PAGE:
Sharp EL-5510
Datasheet legend
Ab/c:
Fractions calculation
AC: Alternating current BaseN: Number base calculations Card: Magnetic card storage Cmem: Continuous memory Cond: Conditional execution Const: Scientific constants Cplx: Complex number arithmetic DC: Direct current Eqlib: Equation library Exp: Exponential/logarithmic functions Fin: Financial functions Grph: Graphing capability Hyp: Hyperbolic functions Ind: Indirect addressing Intg: Numerical integration Jump: Unconditional jump (GOTO) Lbl: Program labels LCD: Liquid Crystal Display LED: Light-Emitting Diode Li-ion: Lithium-ion rechargeable battery Lreg: Linear regression (2-variable statistics) mA: Milliamperes of current Mtrx: Matrix support NiCd: Nickel-Cadmium rechargeable battery NiMH: Nickel-metal-hydrite rechargeable battery Prnt: Printer RTC: Real-time clock Sdev: Standard deviation (1-variable statistics) Solv: Equation solver Subr: Subroutine call capability Symb: Symbolic computing Tape: Magnetic tape storage Trig: Trigonometric functions Units: Unit conversions VAC: Volts AC VDC: Volts DC |
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Sharp EL-5510
It is not often these days that I get my hands on a "new" calculator that is more than just another trivial variation on a well known theme.
At first sight, the Sharp EL-5510 looks just like that, a variation on a theme. However, it is a somewhat unusual machine: it is the combination of a fairly standard BASIC-programmable hand-held computer and a financial calculator.
It is not supposed to be rare but it is; I have known about this model for years, but only recently did I actually obtain one. Mind you, "obtain" is probably the wrong word to use: I was not doing anything to make it happen, rather, it was Mike Sebastian who decided to send me this unit. Thank you, Mike!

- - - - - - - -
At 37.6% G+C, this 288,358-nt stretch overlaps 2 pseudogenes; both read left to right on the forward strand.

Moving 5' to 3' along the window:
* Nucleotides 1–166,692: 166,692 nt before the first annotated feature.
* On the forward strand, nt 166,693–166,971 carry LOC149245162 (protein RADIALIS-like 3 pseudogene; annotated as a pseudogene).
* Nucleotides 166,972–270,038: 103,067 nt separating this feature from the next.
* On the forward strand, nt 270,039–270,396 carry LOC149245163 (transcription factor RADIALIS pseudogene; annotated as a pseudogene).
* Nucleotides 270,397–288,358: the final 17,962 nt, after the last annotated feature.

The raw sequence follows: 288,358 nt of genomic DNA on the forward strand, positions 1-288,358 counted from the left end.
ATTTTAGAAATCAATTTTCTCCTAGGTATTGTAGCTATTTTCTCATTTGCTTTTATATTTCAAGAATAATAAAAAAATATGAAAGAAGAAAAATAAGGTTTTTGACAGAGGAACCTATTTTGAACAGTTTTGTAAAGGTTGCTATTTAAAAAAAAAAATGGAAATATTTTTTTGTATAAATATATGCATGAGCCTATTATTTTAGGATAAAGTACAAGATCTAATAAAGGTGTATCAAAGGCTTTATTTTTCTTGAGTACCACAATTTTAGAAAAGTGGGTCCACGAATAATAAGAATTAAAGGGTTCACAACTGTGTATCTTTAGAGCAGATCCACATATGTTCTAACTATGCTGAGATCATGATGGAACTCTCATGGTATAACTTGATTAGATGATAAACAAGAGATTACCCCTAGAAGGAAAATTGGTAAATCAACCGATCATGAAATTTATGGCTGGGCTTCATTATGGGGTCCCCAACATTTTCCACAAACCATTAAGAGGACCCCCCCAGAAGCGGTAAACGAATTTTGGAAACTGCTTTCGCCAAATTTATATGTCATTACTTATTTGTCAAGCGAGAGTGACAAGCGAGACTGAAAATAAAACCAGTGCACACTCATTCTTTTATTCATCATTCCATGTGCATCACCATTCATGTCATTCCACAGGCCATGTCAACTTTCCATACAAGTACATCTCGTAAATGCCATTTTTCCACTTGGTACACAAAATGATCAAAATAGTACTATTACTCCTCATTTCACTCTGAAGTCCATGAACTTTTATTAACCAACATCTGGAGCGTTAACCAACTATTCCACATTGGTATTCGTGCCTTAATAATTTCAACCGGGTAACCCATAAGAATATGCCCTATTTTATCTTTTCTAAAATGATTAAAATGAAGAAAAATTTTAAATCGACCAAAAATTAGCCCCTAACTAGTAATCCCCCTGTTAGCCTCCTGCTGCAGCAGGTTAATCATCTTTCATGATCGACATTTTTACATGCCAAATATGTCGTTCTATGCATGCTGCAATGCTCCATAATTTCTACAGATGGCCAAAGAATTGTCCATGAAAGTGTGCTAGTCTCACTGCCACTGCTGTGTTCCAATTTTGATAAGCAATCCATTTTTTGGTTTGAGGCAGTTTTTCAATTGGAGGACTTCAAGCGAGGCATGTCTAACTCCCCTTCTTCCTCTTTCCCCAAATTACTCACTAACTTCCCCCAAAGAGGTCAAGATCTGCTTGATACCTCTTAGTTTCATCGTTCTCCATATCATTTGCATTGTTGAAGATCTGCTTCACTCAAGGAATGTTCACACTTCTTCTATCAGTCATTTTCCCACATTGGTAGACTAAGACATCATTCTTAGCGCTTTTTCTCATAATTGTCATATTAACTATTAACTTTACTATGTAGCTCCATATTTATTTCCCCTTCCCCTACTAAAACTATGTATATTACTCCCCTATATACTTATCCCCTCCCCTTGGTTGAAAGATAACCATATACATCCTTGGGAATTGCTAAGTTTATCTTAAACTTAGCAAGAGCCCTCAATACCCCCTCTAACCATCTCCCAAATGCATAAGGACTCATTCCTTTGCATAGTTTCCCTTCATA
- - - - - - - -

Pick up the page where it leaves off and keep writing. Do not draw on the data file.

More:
Apart from the financial functions, it is pretty much as basic (no pun intended) model in Sharp's line of BASIC-programmable handheld calculators from the 1980s. Indeed, the financial functions appear to be a bit of an afterthought. Witness for instance this sentence from the manual: "For example, 'sin 30' may be entered either by operating [sin] 30 or [S] [I] [N] 30." Except that unlike most other models in Sharp's lineup which are scientific calculators, this machine does not have a [sin] key!
What it does have is a set of the usual financial functions for calculating compound interest, mortgage amortizations, and the like.
Very obviously, it also lacks an implementation of the Gamma function. Which allows me to introduce my usual programming example:
10:DATA 76.18009172,9.5E-9 20:DATA -86.50532032,-9.4E-9 30:DATA 24.01409824,8E-10 40:DATA -1.231739572,-4.5E-10 50:DATA 1.208650973E-3,8.7E-13 60:DATA -5.395239384E-6,-9.5E-16 100:INPUT "X=",X 110:T=1 120:IF X>=0 THEN 160 130:T=T*X 140:X=X+1 150: GOTO 120 160:G=1.9E-10+1 170:FOR I=1 TO 6 180:READ C,D 190:G=G+(C+D)/(X+I) 200:NEXT I 210:G=LN (SQR (2*PI)*G/X) 220:G=G-X-5.5+LN (X+5.5)*(X+.5) 230:PRINT EXP(G)/T